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In the increasingly politicized environment surrounding President Obama’s attempt to pass comprehensive immigration reform, border security again became the focus. In an attempt to take the issue of border security off the table, U.S. Department of Homeland Security Secretary Janet Napolitano claimed that “the border is secure. I believe the border’s a safe border.”

Certainly the foot traffic is down along the border given the weak economic conditions in the United States, but to boldly claim that America’s southern border is a “safe border” is somewhat preposterous—as if the border is akin to the border between Ohio and Michigan. Contrary to this rosy belief, Texas Agriculture Commissioner Todd Staples has written a book decrying the continued violence on the southern border. Moreover, because the threat on the border is always changing, it really is somewhat arbitrary to claim something that is 6,000 miles long is “secure.”

It is always interesting to see how beauty really is in the eye of the beholder.

Back in July 2005, then-Arizona Governor Janet Napolitano declared a “state of emergency” on the southern U.S. border in what many people saw as a purely political act aimed at undermining President George W. Bush. Of course, just five years later and just a year or so after she became President Obama’s Secretary of Homeland Security, things down at the border had improved markedly.

In June 2010, Secretary Napolitano announced that the southern U.S. border was “secure now as it’s ever been.” That better-than-ever security occurred despite the utter failure of the Secure Border Initiative (SBI) program—a $1 billion technology program aimed at securing the border utilizing high-tech capabilities—that she rightfully ended in January 2011. In the two years since the cancellation of SBI, Secretary Napolitano still has not utilized technology on the border in a manner that would substantially elevate our control over the border.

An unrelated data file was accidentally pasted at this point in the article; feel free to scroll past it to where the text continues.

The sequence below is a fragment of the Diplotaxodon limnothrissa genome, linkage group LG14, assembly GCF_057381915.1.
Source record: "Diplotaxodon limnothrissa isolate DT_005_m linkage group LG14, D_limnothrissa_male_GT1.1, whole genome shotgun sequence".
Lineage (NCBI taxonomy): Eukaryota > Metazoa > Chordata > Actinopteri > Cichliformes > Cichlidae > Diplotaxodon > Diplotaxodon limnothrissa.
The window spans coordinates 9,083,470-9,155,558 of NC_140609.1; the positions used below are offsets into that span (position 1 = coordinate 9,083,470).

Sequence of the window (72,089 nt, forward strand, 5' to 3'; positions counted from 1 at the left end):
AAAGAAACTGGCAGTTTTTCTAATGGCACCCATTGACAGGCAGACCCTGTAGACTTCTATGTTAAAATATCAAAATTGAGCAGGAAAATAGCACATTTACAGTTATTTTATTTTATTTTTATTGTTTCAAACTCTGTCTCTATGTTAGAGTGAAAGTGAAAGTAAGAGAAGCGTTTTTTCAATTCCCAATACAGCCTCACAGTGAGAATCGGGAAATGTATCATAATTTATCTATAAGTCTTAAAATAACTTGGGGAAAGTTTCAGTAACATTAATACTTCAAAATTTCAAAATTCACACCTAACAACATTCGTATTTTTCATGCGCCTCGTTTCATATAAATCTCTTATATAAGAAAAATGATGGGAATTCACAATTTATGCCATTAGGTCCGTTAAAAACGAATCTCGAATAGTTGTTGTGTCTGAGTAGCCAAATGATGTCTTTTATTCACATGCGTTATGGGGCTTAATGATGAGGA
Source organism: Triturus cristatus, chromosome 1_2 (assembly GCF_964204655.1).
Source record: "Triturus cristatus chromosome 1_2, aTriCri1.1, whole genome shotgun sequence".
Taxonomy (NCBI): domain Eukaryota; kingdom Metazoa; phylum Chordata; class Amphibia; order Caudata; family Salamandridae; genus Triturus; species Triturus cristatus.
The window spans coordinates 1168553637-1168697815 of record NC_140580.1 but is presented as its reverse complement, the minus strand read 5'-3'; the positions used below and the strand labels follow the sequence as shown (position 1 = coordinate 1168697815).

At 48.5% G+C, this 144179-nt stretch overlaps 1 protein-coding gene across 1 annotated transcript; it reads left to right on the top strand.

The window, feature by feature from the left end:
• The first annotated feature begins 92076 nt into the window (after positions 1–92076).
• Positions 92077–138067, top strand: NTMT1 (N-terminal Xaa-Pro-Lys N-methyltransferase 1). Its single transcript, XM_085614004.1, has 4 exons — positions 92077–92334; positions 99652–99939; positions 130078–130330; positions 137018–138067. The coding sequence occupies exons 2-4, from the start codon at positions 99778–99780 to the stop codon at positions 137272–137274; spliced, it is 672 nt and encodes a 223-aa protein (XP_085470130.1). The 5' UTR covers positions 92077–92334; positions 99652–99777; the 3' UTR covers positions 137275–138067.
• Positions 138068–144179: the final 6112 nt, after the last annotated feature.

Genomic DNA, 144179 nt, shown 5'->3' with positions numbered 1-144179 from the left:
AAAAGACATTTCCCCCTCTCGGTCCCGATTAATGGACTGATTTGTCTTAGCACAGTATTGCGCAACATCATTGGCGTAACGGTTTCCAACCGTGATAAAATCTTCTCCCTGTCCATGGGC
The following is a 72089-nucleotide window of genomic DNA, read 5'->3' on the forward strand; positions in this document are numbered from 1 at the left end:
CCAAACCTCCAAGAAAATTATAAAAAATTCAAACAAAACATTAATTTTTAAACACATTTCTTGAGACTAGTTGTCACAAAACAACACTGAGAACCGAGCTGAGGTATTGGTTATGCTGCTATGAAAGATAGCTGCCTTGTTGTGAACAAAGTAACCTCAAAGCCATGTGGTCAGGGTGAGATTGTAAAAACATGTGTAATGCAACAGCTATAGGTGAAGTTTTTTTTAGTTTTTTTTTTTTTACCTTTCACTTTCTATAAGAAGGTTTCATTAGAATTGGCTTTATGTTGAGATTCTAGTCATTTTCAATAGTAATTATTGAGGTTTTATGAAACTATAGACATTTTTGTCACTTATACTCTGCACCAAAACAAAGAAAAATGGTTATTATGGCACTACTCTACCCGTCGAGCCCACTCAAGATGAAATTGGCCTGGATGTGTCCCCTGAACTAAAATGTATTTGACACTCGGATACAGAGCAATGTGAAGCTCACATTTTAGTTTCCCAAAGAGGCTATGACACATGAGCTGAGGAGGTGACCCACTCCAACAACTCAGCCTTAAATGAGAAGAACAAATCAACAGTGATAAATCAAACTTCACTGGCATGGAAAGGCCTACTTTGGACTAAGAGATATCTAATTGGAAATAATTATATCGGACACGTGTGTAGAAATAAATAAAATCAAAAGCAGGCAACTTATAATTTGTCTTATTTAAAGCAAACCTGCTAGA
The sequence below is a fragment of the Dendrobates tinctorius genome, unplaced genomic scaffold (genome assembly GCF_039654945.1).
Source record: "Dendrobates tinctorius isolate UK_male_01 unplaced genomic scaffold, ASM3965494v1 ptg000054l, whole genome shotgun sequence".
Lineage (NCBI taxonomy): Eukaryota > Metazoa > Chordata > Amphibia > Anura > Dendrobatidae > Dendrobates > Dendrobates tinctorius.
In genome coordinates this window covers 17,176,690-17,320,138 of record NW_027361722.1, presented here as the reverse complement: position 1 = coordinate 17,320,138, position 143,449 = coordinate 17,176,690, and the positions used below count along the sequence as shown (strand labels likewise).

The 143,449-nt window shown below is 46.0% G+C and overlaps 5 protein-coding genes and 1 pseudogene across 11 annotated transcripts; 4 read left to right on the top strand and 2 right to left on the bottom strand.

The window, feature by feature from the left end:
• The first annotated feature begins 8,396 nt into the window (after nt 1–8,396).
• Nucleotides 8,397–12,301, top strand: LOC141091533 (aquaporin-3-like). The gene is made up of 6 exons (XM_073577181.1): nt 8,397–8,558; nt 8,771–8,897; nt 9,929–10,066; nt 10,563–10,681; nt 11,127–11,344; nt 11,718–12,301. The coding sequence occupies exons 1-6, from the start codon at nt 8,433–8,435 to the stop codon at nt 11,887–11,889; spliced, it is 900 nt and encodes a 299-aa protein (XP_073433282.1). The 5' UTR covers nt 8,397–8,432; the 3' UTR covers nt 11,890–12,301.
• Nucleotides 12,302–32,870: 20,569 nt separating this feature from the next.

The fact is that the only thing secure about the southern border is its use as a political football in the debates in Washington, D.C., over immigration reforms. As Heritage’s James Carafano wrote two and a half years ago:

For several years, Republicans have chanted a “secure the border first” mantra. It allowed them to look tough on the illegal immigration issue while dodging the issue of “comprehensive” reform. It’s a bad strategy. It suggests that, if the Obama administration overcomes the “border first” problem, it will be clear sailing for a push for amnesty.

Carafano wisely noted that:

[T]he real problem is that any strategy for reducing illegal immigration that includes amnesty is bound to fail. Granting a general amnesty will just encourage another wave of illegal border crossing. That is exactly what happened when the 1986 amnesty bill was passed. And that is exactly what will happen if Washington does it again.

But waiting until we get the border right before doing anything else to reform immigration policy makes no sense either.

Securing the border requires solving larger problems. It means working with Mexico to bust the cartels, enforcing our immigration and workplace laws, creating effective temporary-worker programs, and rejecting amnesty once and for all.

Border security really should be aimed at stopping the drug smugglers and other criminal activity, especially terrorist activity. Instead of fighting over when the “border is secure” label gets stamped on the border, Congress should move forward on visa reform that would significantly reduce the flow of illegal immigrants seeking work. Doing that simple act shouldn’t be tied to the condition of the border or rammed in some massive legislation undertaking that claims to solve all immigration problems comprehensively at once. Visa reform should happen because we want the world’s best and brightest and its risk-takers working for us, not against us.

immigration reform